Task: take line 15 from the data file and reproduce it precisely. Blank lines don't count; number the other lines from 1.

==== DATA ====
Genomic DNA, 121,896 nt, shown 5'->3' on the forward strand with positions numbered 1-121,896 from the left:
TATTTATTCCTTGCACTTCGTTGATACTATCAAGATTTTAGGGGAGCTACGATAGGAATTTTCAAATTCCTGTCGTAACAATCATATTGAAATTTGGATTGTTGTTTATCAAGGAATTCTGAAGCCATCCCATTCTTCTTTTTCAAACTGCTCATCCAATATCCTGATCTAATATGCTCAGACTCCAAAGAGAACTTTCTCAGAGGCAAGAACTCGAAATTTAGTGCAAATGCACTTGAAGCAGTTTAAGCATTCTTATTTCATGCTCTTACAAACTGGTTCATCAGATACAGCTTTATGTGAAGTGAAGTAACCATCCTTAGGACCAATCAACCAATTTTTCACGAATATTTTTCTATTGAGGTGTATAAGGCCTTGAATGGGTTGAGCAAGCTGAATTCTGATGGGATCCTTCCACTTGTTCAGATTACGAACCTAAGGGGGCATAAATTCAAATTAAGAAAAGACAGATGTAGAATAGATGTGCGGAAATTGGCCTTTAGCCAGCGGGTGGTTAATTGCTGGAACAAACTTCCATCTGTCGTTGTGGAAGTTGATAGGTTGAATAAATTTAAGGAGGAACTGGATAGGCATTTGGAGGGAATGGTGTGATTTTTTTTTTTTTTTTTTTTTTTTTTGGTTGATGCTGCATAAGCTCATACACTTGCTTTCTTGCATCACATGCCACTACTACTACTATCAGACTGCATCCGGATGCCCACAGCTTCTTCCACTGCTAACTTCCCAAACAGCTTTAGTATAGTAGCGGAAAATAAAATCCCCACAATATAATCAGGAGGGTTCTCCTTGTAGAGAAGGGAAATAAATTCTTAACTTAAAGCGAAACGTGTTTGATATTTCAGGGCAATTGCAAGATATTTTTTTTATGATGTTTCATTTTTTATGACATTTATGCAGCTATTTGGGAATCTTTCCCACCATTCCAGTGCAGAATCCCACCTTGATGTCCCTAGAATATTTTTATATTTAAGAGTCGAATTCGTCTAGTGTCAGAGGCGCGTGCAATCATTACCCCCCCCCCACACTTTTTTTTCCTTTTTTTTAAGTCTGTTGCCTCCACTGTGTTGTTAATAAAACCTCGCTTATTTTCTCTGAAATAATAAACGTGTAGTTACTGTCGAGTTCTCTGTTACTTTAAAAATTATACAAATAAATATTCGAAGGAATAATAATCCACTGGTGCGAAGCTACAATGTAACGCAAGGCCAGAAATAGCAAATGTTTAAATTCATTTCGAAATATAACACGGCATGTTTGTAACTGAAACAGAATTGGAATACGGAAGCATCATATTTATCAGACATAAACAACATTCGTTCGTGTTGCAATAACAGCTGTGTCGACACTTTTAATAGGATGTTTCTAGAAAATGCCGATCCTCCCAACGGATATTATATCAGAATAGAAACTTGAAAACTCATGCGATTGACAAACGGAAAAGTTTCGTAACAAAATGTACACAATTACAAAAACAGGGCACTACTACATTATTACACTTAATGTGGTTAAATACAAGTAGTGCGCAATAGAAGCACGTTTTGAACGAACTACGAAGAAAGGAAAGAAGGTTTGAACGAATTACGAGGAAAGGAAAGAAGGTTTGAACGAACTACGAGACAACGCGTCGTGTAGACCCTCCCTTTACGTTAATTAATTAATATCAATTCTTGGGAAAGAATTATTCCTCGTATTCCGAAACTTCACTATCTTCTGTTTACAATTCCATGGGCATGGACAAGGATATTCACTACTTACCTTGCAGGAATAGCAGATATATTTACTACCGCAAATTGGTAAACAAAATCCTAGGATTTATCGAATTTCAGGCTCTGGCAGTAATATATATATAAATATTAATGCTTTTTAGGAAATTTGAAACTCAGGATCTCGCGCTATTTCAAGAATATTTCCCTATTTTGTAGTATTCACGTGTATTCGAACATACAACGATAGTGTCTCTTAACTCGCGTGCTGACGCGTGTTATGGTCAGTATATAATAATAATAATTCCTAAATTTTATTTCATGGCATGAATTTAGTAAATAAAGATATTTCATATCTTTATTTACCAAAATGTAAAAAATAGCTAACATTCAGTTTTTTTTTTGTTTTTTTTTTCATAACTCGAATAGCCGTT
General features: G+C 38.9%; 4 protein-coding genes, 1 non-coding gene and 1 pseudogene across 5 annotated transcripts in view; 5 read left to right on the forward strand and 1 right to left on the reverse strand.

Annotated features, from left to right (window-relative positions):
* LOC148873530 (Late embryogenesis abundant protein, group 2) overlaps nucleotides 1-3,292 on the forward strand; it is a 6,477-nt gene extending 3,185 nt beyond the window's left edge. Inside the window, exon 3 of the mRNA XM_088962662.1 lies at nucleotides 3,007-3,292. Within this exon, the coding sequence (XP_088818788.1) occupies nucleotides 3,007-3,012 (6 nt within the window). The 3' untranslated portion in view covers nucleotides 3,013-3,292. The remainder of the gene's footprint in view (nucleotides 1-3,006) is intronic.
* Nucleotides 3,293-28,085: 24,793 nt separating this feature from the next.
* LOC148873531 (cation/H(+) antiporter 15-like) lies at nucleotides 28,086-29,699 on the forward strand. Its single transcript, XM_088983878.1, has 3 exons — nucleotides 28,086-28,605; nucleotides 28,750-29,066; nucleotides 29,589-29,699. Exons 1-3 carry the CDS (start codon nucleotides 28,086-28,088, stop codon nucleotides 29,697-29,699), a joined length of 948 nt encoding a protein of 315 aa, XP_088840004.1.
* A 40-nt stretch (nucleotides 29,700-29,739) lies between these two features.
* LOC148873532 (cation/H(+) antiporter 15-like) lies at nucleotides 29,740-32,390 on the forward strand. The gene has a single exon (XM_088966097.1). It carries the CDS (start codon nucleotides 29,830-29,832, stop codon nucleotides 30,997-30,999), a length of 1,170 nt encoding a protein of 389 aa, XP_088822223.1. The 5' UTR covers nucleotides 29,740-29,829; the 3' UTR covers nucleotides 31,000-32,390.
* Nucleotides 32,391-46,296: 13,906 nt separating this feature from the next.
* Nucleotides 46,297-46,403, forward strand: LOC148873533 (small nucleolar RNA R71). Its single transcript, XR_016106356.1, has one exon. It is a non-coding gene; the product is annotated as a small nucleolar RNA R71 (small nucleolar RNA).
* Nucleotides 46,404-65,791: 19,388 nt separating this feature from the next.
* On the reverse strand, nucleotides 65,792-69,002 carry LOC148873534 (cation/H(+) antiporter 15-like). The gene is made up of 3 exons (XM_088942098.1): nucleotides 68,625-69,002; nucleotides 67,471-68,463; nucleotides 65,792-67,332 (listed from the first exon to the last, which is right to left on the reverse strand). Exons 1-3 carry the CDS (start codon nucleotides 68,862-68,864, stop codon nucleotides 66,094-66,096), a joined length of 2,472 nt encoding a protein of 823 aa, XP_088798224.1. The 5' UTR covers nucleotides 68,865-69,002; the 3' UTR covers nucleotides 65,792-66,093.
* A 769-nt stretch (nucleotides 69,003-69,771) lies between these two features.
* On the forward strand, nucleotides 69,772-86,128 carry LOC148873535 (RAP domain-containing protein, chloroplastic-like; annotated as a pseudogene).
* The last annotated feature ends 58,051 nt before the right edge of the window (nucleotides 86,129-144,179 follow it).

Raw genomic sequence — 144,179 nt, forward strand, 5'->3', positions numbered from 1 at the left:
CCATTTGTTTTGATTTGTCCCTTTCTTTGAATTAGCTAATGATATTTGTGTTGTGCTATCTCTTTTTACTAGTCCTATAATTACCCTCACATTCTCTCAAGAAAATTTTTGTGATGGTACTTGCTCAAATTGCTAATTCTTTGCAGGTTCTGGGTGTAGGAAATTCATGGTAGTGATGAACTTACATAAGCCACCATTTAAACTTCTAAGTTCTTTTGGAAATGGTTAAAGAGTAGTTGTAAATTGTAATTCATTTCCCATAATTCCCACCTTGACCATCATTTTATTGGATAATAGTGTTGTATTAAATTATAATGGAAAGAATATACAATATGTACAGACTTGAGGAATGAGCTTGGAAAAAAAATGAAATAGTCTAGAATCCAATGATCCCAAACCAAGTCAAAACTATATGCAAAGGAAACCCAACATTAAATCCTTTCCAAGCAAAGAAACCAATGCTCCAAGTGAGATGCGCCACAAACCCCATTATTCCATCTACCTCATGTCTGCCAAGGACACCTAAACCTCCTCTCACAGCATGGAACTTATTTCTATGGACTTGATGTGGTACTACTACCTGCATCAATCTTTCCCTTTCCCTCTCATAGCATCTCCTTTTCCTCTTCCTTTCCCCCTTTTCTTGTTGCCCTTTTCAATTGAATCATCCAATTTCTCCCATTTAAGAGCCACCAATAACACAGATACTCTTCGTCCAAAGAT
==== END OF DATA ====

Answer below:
* On the forward strand, nucleotides 69,772-86,128 carry LOC148873535 (RAP domain-containing protein, chloroplastic-like; annotated as a pseudogene).